How to A/B test a low traffic site?
Even with very little traffic, you can run insightful experiments every week to boost your conversion. In this two-minute post, we'll explain how.
We’re all understand the value of A/B tests but it's tough sometimes, and companies of all sizes have "handcuffs."
Small Company Handcuffs: Early stage startups seldom have enough traffic to get a statistically significant sample size to test quickly.
Big Company Handcuffs: Even with traffic, it’s hard to get engineering support, tech or approvals to test on the site.
However, you can still conduct really valuable experiments, without compromising. Over the next few weeks, I’ll share a few ideas on how to make the most of rapid testing, kicking off the series with a few tips on “five-second testing”
Easily test for readability and comprehension
While A/B tests can tell you which page works better, they can’t tell you why. With a five second test, you show somebody your page for about five seconds (obviously), and then ask: what do they think it means, what they'd expect to get, and any questions they might have.
Sometimes, they can’t even read the headline, let alone the website, because the design is too distracting. Often, they read it but can’t figure out what you’re selling. So, before you roll out a complicated experiment or start A/B testing, conduct a series of five-second tests to optimise your design and headline for readability and comprehension. My angry looking partner Nopadon explains how, step-by-step in this 4-minute video.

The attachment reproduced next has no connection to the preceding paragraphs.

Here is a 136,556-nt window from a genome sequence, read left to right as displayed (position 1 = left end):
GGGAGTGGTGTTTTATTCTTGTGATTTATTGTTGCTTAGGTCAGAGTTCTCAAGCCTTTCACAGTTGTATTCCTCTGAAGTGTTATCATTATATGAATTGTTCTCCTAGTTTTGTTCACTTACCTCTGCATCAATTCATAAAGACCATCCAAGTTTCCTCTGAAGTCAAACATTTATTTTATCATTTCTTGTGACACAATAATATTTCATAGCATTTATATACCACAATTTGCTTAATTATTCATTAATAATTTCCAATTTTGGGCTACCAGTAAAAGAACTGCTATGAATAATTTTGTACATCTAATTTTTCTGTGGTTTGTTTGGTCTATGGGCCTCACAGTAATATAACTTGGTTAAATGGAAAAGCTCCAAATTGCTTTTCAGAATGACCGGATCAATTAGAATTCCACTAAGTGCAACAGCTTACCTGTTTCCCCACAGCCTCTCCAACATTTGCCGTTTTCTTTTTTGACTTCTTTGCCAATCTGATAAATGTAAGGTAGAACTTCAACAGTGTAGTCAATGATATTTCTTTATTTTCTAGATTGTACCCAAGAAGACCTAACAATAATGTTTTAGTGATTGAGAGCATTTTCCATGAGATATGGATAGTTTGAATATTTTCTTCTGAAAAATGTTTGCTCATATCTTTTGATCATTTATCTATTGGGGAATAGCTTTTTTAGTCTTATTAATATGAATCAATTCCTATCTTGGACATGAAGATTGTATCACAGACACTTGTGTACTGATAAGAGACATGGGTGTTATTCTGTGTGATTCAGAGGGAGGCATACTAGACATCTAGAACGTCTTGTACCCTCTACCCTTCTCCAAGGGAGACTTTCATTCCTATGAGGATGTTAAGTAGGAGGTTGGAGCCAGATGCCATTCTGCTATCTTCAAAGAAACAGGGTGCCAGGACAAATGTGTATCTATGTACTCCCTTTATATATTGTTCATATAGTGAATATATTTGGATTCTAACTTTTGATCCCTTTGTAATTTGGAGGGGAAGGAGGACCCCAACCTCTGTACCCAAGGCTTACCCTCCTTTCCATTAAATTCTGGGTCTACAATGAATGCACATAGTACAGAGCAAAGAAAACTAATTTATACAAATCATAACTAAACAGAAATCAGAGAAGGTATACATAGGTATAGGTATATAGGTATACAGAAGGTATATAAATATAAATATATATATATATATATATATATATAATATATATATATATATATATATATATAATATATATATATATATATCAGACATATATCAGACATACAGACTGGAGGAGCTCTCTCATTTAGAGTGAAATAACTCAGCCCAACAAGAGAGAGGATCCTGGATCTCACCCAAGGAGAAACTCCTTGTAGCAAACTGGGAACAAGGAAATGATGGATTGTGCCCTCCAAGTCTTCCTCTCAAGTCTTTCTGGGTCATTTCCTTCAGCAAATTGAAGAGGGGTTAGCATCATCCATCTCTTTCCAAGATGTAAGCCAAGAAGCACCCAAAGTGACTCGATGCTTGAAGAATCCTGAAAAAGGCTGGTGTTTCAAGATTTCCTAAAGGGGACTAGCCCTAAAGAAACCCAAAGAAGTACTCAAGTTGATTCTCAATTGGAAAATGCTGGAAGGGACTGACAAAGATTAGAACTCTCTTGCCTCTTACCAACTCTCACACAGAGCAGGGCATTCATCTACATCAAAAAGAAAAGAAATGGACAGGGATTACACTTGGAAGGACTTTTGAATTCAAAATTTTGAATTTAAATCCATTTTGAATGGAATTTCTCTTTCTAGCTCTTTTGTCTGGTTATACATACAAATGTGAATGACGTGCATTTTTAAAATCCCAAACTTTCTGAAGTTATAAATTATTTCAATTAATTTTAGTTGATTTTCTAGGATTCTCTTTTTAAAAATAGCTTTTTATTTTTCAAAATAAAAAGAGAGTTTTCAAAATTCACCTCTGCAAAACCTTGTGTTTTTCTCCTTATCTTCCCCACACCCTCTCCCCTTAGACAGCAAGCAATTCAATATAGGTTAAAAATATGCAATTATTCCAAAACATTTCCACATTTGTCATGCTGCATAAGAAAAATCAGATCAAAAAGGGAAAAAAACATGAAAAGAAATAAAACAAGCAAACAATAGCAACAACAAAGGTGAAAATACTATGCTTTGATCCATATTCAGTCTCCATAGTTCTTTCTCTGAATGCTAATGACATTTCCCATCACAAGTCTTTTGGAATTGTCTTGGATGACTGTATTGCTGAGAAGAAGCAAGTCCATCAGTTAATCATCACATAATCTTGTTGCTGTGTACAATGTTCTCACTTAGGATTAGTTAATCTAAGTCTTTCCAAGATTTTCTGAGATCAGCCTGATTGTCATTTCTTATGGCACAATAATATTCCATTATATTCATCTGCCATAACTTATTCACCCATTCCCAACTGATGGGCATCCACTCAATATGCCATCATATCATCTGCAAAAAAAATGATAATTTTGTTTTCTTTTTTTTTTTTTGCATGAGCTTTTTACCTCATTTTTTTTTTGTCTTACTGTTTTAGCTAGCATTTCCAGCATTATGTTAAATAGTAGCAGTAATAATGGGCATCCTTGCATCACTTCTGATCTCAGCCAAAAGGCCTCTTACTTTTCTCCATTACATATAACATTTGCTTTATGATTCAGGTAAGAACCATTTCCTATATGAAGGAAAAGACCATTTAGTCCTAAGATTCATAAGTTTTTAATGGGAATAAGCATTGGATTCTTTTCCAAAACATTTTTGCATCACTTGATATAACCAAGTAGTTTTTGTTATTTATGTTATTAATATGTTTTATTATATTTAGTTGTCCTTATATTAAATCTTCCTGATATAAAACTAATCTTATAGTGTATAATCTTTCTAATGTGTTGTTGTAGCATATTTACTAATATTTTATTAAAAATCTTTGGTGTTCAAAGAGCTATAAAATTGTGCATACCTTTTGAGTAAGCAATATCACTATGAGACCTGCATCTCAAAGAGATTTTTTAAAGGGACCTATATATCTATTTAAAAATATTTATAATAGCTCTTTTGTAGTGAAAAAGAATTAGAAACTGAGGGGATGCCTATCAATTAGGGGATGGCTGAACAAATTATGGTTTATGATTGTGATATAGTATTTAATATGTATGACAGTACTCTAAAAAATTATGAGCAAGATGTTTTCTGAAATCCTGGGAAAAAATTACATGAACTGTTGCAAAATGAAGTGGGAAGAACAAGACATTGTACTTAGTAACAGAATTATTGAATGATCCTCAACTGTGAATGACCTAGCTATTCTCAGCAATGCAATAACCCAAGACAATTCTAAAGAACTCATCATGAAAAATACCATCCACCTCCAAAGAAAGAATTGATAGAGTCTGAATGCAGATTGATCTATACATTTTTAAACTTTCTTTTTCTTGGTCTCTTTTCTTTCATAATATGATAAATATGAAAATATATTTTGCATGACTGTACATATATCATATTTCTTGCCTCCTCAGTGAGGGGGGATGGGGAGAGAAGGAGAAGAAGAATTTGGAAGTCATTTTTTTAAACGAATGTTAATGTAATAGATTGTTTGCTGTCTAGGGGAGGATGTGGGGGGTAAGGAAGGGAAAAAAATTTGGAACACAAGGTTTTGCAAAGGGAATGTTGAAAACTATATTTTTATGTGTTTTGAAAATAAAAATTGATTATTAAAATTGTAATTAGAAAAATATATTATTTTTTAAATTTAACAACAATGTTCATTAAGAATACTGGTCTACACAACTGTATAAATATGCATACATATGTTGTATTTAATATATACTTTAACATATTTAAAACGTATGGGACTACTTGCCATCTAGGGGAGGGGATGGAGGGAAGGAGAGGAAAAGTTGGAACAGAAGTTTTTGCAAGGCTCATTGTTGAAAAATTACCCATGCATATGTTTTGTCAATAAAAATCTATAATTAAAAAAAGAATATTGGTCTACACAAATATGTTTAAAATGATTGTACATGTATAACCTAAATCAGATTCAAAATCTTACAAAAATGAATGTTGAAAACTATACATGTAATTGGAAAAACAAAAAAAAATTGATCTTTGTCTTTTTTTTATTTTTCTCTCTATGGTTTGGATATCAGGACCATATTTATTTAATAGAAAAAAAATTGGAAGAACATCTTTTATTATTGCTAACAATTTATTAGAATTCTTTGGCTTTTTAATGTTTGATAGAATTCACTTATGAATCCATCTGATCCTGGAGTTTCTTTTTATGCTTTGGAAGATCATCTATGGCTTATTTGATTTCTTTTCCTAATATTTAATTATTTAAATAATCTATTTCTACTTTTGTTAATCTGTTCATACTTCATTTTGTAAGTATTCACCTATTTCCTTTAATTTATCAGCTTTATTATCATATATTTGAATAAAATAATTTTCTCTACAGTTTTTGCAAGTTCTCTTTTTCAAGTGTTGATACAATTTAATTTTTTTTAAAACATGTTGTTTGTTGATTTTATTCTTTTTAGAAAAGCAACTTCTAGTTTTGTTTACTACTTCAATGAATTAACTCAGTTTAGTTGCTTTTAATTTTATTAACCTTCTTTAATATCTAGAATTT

A few more tips:
If you’re meeting remotely, you can quickly do this over Zoom. Just share your screen, count to five, and then stop sharing. I'll sometimes even run a quick test at the beginning of a call, while we’re waiting for people to join.
You can usually do this with “regular people” unless your industry has highly specialised jargon. But even then, it’s often best to avoid jargon all together and use plain English.
By the way, this isn't just for landing pages - it also works great for app store listings and paid social ads.
Workshop: Jobs To Be Done for Marketing
But before you test anything, you need a clear understanding of your customers' goals, struggles and anxieties. We recommend starting with "Jobs To Be Done" interviews. And if you need a guide or refresher, join us for our two-part Jobs To Be Done for Marketing training workshop on February 23rd & 25th.
Be on the lookout for lots more testing ideas for handcuffed individuals in the coming weeks.